Rouhlat Ali is a Canadian citizen who arrived in Canada from Syria as a refugee in 2007.
Jets flew over my city, dropping their bombs. When my sister finally made contact, breathless and sobbing, I knew it was true: Afrin was under siege and it would be people like my sister Rania, who lives in Afrin with her husband and five children – civilians trying to live their lives in the safest region in Syria – who would suffer.
Turkey's military operation – tellingly dubbed "Operation Olive Branch" – launched on Jan. 20, with more than 100 air strikes and an aggressive ground offensive dismantling the Northern Syrian city. Turkey claims that this is a protectionist offensive, one that seeks to combat the Kurdish military group, YPG/YPJ, also known as the People's Defence Units, which it considers a terrorist group.
Turkey's branding of the YPG/YPJ as terrorists is a convenient strategy that allows it to use anti-terrorist rhetoric as justification for invading a region that has, until now, served as a safe haven for hundreds of thousands of Syrian refugees fleeing the barbarism of the Islamic State. Turkey's position on the YPG is in direct contradiction to that of the United States, a country that has supported Kurdish forces as allies in the fight against IS. The YPG, with backing from the U.S., and in conjunction with Arab militias that make up the Syrian Democratic Forces (SDF), have successfully pushed back IS "village by village," serving as resolute and effective allies.
Canada, the United States and much of the world is indebted to the Kurds, a people who make up a force that has fought consistently and capably against IS and had not, until Recep Tayyip Erdogan's offensive, fired a single bullet into Turkish territory, or threatened their safety. The city of Afrin was a city of peace, home to Arabs, Kurds, Armenians, Muslims, Christians and Jews, functioning under pluralistic and democratic Kurdish control.
Despite this history of allyship and the celebratory accolades offered by Western media at successful Kurdish military operations against the Islamic State, Canada and the United States have offered lukewarm responses to Turkey's reckless military offensive. Canada's Foreign Affairs Minister released a statement that fails to acknowledge the role Kurds have already played in fulfilling their primary focus – the "common objective" of "defeating Daesh."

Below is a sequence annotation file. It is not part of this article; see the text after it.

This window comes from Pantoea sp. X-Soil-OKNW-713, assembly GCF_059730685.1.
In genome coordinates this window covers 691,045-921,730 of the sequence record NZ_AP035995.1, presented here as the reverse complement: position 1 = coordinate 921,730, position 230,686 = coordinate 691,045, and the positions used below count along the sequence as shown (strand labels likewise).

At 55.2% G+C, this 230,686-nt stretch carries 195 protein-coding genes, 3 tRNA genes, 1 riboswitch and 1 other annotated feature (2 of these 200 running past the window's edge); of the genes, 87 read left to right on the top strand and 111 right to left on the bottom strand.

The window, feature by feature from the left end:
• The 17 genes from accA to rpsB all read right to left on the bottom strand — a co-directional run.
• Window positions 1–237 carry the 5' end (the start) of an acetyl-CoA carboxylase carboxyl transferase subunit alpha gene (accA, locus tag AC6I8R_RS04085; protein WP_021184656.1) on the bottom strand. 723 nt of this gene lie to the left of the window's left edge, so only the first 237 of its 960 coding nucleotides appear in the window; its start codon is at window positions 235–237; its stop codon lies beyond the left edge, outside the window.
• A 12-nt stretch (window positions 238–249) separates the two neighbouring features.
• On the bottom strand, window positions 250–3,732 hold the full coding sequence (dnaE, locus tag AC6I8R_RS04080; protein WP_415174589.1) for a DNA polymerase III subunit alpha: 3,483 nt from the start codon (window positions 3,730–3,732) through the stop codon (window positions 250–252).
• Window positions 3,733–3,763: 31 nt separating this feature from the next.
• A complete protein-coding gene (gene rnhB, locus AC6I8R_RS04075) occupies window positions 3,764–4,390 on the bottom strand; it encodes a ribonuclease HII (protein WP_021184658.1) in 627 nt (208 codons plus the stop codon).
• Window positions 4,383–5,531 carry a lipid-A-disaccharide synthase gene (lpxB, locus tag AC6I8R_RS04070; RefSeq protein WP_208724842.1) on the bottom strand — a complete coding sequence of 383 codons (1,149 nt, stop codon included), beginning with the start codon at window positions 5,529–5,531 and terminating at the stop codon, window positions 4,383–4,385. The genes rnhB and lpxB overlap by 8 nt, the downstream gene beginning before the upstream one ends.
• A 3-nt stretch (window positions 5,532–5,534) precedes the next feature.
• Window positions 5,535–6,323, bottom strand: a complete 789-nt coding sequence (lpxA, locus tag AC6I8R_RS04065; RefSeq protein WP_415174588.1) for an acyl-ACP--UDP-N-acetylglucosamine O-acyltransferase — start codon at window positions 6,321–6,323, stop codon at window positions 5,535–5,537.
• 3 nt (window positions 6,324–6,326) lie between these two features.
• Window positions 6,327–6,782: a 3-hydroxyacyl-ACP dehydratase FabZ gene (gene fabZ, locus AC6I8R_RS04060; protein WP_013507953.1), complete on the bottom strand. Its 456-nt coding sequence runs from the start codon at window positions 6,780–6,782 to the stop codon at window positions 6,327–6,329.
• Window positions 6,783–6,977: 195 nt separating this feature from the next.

I cannot save my sister or the thousands of innocent people in my city, but I can bear witness. And I do – I viewed a now widely circulated video of YPJ soldier Barin Kobani (Amina Omar) mutilated by Turkish soldiers. Her body is unclothed, her breasts removed, her abdomen suffers a deep wound. This video, taken by Turkish soldiers, was submitted to The Syrian Observatory for Human Rights and, along with other evidence, shows Barin captured alive and then tortured. Terrorist groups (IS/al-Qaeda) and Turkish soldiers are responsible for the severe human-rights transgressions happening before our eyes. I cannot save my sister, but I can watch – and feel as deeply as possible the pain and suffering of people who, like you and I, simply want to live.
I attend protests here in Canada and send videos to my sister back in Afrin. I want her to see us, the Kurds in Canada, outraged and resolute. If anything, Kurds are resilient. I want her to see that.
But, at the end of each protest, I go home and the feeling I have is irrefutable. I am despondent and angry. We march in the streets, but where do our voices go? This feels like a waiting game where the world tries to figure out what level of atrocity is tolerable enough to ignore.
While powerful nations play a strategic game of morally-deficient diplomacy, civilians in Afrin pay the price. The United States and Canada continue to ride Kurdish coattails of bravery and success, but have not offered protection to civilians in Afrin, nor a clear and definitive stand against Turkish aggression.
Turkey's invasion of Afrin is not a move for safety. It is not an effort to fight terrorism. These are easy answers being fed to a divided Turkish population that Mr. Erdogan desires to control by channelling a collective fear of the Kurds as an ethnic group. Mr. Erdogan has effectively silenced any Turkish dissent by branding any criticism of his attacks on Afrin as "terror propaganda" and arresting anyone who speaks out. Any leader who is afraid of criticism from his own citizens is not interested in safety, but in control.
Canada must recognize this offensive for what it is – a desire to control a resource-rich section of Syria and a concerted effort to remove Kurds, no matter the price.
And the price is high – more than 150 civilians have been killed, 300 have been injured and thousands of refugees have now been twice displaced.